May at the TIFF Bell Lightbox: The month features the usual roster of classics (Fargo on May 12, Double Indemnity on May 15), unique events (the Next Wave Jump Cuts Young Filmmakers Showcase on May 9), and special appearances (author Cheryl Strayed reflects on the 2012 adaptation of her memoir, Wild, on May 9). But the highlight of May is, without question, two nights of the late Jacques Rivette’s 1971 epic Out 1. Now, this is going to take some stamina, since the full runtime is more than … twelve hours long. But spread out over May 21 and 22—episodes one through four the first night, five through eight the second—makes things seem a bit more manageable. Originally planned as a television miniseries, Out 1 was unavailable for much of the last forty years. But the unwieldy, multi-character, Balzac-inspired film underwent a digital restoration in 2015, and now ranks among cinema’s most fascinating rediscovered works. (All films at TIFF Bell Lightbox, 350 King St. W., Toronto; tiff.net)

Fredonia Opera House: The Opera House’s ongoing cinema series takes a lighter turn this month. First up isEddie the Eagle, the uplifting (if sappy) story of British Olympic sensation Michael “Eddie” Edwards. The Taron Egerton-Hugh Jackman starrer screens on May 14 and 17. On May 21 and 24, catch the long-awaited My Big Fat Greek Wedding 2. I’ve not seen it yet, but if you liked the first one … etc. Note that the latter film will also screen at Lockport’s Historic Palace Theatre on May 1 and 2. Check lockportpalacetheatre.org for showtimes.(7:30 p.m. at 9 Church St., Fredonia; fredopera.org)

North Park Theatre: One of the greatest films of all time screens at the North Park on May 8: Yasujiro Ozu’sLate Spring. Note that this is a restored version of the Japanese director’s 1949 stunner. Also scheduled this month is the recent anime film Harmony. It screens on May 17 and 18. As always, check northparktheatre.org for an updated schedule. (Spring: 11:30 a.m. on May 8; Harmony: 9:30 p.m. on May 17-18; 1428 Hertel Ave.; northparktheatre.org)

The Screening Room: It’s nearly impossible to succinctly run down the May schedule at Amherst’s Screening Room, so visit screeningroom.net for the full listing. Highlights? The low-budget horror film Darling belongs at the top. This black-and-white homage to Polanski’s Repulsion first screened on April 29 and 30, and remains at the Screening Room for showings on May 3, 5, and 7. Ridley Scott’s iconic classic Alien is set for 7:30 p.m. on May 6, 7, 10, and 14. Local film The Butcher screens at 7 p.m. on May 15, while The Light Beneath Their Feet, starring Taryn Manning, makes its Buffalo premiere on May 20. It continues on May 21, 24, and 26. (Visit website for times for Darling and The Light.) (3131 Sheridan Dr., Amherst; screeningroom.net)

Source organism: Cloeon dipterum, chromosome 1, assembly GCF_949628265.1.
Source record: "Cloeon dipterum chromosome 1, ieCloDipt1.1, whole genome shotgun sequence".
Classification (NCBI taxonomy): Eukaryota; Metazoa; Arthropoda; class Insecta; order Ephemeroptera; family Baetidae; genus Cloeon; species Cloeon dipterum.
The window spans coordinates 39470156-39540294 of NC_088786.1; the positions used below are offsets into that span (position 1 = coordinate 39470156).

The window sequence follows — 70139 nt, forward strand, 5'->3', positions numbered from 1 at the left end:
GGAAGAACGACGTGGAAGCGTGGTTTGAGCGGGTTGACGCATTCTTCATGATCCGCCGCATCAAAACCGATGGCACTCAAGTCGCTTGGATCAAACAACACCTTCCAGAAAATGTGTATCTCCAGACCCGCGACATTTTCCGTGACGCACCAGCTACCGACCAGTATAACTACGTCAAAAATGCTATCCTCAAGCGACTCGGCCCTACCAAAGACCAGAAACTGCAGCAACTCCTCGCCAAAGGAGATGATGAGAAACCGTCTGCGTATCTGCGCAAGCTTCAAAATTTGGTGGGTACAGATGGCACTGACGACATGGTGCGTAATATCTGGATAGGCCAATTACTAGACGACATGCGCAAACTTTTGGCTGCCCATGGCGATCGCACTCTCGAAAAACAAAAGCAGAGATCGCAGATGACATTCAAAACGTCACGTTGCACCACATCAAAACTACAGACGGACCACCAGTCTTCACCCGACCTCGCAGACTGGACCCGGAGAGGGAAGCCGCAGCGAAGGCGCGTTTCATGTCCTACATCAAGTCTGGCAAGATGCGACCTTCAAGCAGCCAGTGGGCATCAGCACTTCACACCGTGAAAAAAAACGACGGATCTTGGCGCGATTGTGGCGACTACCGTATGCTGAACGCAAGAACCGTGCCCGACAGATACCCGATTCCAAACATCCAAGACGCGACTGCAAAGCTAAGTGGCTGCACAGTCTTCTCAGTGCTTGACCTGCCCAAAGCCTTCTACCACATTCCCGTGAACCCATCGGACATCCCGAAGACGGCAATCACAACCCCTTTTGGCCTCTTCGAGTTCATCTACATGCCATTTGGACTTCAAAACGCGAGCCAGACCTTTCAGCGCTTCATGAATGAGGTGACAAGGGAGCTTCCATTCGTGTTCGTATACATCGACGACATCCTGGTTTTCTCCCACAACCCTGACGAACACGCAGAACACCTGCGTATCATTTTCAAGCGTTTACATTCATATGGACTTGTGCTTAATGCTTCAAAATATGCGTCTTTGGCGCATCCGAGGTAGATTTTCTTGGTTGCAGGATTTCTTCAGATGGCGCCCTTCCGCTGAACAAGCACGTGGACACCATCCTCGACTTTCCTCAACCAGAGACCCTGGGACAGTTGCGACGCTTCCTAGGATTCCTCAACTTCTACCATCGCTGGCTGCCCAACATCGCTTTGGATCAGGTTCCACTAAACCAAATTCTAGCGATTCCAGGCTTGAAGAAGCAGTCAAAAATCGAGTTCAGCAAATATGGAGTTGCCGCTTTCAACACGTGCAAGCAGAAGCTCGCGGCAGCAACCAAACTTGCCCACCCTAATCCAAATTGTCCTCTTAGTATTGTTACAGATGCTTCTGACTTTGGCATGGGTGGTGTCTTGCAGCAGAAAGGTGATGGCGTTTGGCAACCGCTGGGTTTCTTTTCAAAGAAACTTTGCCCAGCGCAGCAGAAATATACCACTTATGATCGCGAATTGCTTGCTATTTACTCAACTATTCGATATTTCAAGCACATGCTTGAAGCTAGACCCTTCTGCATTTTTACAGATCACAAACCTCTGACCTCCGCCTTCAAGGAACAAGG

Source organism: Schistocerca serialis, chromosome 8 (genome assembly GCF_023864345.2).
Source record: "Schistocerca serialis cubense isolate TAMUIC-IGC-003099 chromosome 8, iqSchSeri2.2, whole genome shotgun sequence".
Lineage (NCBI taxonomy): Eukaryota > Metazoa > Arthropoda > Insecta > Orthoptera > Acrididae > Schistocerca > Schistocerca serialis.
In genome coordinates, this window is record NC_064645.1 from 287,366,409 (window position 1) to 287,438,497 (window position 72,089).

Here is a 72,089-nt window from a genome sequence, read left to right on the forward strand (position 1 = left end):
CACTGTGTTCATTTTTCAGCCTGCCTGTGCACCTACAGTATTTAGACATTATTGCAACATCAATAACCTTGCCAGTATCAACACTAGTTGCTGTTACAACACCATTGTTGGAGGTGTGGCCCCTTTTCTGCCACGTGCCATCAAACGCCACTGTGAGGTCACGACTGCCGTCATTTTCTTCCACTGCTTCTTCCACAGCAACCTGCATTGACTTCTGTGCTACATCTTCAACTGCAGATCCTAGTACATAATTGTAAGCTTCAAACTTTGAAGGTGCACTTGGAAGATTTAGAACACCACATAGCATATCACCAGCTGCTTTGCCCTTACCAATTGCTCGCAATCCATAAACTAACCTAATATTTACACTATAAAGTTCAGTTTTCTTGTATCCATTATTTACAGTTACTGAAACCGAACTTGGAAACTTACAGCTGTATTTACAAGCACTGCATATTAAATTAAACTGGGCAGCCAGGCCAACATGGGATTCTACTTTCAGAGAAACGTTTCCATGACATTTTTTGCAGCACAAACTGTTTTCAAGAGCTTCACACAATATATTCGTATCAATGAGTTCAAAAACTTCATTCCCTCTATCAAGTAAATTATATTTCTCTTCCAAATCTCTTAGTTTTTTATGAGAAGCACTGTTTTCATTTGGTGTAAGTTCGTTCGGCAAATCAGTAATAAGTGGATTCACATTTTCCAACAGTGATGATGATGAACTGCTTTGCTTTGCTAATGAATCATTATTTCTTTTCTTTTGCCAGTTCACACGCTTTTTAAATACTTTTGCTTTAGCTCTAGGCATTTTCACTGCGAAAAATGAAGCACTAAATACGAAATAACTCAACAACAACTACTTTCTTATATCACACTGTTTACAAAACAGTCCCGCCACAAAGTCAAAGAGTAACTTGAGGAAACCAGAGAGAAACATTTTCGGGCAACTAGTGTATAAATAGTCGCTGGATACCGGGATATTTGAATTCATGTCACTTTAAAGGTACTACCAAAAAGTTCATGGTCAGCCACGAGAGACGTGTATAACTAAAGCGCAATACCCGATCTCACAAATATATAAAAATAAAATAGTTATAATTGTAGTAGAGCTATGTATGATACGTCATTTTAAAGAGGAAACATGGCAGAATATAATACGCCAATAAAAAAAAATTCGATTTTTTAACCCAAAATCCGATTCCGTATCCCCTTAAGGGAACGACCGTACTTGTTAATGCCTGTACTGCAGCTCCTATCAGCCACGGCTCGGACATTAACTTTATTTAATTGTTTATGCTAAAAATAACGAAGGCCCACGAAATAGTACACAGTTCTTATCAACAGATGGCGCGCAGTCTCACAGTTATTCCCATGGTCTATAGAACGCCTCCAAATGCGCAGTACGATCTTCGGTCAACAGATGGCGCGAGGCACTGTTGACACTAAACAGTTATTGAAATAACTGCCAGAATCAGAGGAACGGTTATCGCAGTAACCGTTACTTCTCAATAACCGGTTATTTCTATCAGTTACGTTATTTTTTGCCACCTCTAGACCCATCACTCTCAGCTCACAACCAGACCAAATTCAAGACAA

Roycroft Film Society: One of last year’s most surprising Oscar nominations came in the Best Makeup and Hairstyling category. The Swedish hit The Hundred Year-Old Man Who Climbed Out of the Window and Disappeared deserved the nom, but seeing the obscure film in the Oscar mix was still unexpected. The East Aurora-based Roycroft Film Society has chosen this adaptation of  Jonas Jonasson’s bestseller as its May presentation. (4 p.m. on March 13 at Parkdale Elementary School, 141 Girard Ave., East Aurora; roycroftcampuscorp.com)

Also screening this month …

The Dipson Amherst Theatre presents the Paris Opera’s production of Berlioz’s La Damnation de Faust on the big screen. (11 a.m. on May 22; at the Dipson Amherst Theatre, 3500 Main. St.; dipsontheatres.com)

Also screening at the Amherst Theatre is the National Theatre’s production of Shakespeare’s comedy As You Like It(noon on May 15; at the Dipson Amherst Theatre, 3500 Main. St.; dipsontheatres.com)

Note that Toronto’s Hot Docs, North America’s largest documentary festival, continues through May 8. The popular festival started on April 28. One of the highlights is Off the Rails, a documentary directed by Adam Irving. The film introduces us to Darius McCollum, “a man with Asperger’s syndrome whose overwhelming love of transit has landed him in jail some thirty times for impersonating New York City bus drivers and subway conductors and driving their routes.” That’s a fascinating description. Rails makes its international premiere at Hot Docs on May 4. Learn more about the film at  offtherailsmovie.com(schedule TBA; hotdocs.ca)

The twenty-sixth annual Toronto LGBT Film Festival is an eleven-day fest featuring more than 200 films and videos. That’s an impressive number. (May 26-June 5; details TBA; insideout.ca/initiatives/Toronto)

After the Buffalo International Jewish Film Festival comes to an end, hit the QEW for the final days of the Toronto Jewish Film Festival. (May 5-15; tjff.com)

Ron Howard’s In the Heart of the Sea came and went without much enthusiasm last December, and while it’s nothing special, this tale of the 1820 sinking that inspired Moby Dick is worth a viewing. The Town of Collins Public Library will show the film at 1 p.m. on May 6. (2341 Main St., Collins; buffalolib.org)